Though she will best remembered for her wartime documentaries, Leni Riefenstahl was still working into old age. The BBC's Bob Chaundy recalls the impressions she made on him when he met her three years ago.
I'd always been fascinated by Leni Riefenstahl since I saw Triumph of the Will many years ago.
The image of Hitler's plane swooping through the sky like an eagle, with the sun glinting from its fuselage, and its long, eerie shadow cast on to the roads and fields of Nuremburg to where the Fuehrer was going to address one of his infamous rallies, will forever be etched on my mind.
The extraordinary choreography of this and so many of the scenes in Triumph of the Will and her other masterpiece, Olympia, displayed a passion and an imagination that few other documentary makers have possessed.
Her extraordinary camera angles and novelties like slow motion were years ahead of their time.
Add to that the fact she was commissioned to make the film in order to glorify the power of the German people and the so-called Aryan race in particular, and you have an irresistible concoction of controversy.
For Riefenstahl's name will always be tainted.
A film director of tainted genius
So, it was with a sense of fascination that I looked forward to meeting her three years ago at the Frankfurt Book Fair. She was there to publicise her new book, The Five Lives of Leni Riefenstahl.
The title refers to her careers as an actress, mountaineer, film-maker, photographer and author.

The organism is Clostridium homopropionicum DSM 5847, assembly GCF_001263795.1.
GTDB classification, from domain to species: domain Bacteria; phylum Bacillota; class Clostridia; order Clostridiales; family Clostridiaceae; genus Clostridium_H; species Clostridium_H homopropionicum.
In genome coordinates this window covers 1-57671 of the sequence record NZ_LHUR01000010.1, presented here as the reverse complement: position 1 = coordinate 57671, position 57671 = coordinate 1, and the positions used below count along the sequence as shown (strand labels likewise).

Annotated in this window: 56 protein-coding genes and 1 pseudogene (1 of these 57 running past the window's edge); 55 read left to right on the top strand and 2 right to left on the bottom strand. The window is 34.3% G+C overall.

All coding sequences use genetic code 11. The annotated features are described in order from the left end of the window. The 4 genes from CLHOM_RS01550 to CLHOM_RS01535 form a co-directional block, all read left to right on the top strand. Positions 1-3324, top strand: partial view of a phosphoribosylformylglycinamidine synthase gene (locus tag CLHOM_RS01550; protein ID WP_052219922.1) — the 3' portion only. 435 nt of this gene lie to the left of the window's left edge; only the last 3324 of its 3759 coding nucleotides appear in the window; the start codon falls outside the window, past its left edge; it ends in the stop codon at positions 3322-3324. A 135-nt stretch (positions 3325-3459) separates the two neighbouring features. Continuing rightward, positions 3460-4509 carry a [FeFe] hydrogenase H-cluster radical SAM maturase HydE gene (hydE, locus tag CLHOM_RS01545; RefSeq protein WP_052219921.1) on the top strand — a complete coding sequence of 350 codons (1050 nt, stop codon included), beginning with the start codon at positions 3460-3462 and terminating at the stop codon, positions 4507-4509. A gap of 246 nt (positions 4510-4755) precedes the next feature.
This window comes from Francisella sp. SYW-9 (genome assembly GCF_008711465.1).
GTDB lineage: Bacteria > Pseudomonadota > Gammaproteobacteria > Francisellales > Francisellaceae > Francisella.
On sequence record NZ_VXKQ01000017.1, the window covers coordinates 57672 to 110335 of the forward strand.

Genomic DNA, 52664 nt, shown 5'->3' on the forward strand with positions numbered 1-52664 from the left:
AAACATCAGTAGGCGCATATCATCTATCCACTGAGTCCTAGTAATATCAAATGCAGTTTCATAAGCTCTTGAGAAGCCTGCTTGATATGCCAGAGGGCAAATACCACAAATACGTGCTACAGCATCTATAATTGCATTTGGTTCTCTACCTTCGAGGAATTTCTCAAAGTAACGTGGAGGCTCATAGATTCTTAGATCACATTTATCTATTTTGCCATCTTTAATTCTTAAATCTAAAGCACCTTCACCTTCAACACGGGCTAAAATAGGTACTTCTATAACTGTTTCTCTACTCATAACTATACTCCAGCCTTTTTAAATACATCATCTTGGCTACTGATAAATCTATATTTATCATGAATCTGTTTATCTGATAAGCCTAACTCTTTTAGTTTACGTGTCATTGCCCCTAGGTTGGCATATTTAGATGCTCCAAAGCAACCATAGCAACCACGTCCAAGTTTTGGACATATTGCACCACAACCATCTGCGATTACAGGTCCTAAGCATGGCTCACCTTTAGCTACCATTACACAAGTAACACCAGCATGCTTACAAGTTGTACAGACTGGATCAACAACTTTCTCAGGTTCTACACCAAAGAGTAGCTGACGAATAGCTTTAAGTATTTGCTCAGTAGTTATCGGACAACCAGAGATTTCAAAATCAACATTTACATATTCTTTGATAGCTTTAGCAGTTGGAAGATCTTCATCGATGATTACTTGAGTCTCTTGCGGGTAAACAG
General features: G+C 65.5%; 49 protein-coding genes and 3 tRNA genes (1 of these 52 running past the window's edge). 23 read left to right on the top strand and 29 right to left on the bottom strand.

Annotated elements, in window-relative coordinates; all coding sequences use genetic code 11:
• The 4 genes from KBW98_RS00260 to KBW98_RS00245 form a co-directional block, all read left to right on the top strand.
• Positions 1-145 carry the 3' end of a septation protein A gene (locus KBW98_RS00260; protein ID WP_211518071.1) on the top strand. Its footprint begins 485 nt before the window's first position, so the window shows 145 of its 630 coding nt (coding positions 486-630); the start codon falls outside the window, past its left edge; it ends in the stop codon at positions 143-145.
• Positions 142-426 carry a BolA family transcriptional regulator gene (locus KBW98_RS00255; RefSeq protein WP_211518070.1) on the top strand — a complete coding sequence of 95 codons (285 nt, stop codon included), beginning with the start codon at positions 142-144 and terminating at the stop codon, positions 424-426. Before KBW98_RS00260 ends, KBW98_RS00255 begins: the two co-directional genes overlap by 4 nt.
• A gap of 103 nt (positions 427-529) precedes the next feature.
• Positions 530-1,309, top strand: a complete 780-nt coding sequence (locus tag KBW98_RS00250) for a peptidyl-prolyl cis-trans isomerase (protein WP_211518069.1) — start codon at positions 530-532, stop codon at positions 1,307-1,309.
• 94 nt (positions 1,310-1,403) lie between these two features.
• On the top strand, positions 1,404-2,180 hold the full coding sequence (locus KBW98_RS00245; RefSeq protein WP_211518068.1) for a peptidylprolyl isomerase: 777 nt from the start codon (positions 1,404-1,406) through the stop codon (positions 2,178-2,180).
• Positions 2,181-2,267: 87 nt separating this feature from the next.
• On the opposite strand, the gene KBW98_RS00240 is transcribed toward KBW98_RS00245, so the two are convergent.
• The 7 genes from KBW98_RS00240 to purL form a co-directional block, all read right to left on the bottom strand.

She didn't disappoint. My immediate impression when first seeing her was how tiny she was, and that she had a large hooked nose that would doubtless have been the subject of plastic surgery had she followed rival Marlene Dietrich to Hollywood.
But she had the most passionate fire in her strikingly blue eyes and a vivacity you don't see in very many people, let alone a 98-year-old. She had that indefinable quality, charisma.
When I complimented her on her English (a false compliment I might add), she embraced me like an old friend. I found myself flirting with someone old enough to be my grandmother.
Her long-time partner Horst Kettner was with us in the interview room. A bear of a man, he was refreshingly eccentric in his manner, and it was easy to see how he could be attracted to someone a lot older than himself.
Flirting with a 98 year-old
Of course, Leni Riefenstahl continued to deny being a Nazi. She reiterated the difference between her documentaries and the cheap, crude propaganda films that were the normal staple of Goebbels's department.
But that, of course, was what made them so much more terrifying.
She was excited by her first public appearance for many years and what was clearly a rehabilitation from the German public, judging by the huge standing ovation she was given at an ensuing media conference.
But in a moment of resignation, Leni Riefenstahl admitted to me, rather movingly, her regret that she would be judged by what amounted to a fleeting moment in a long and full life.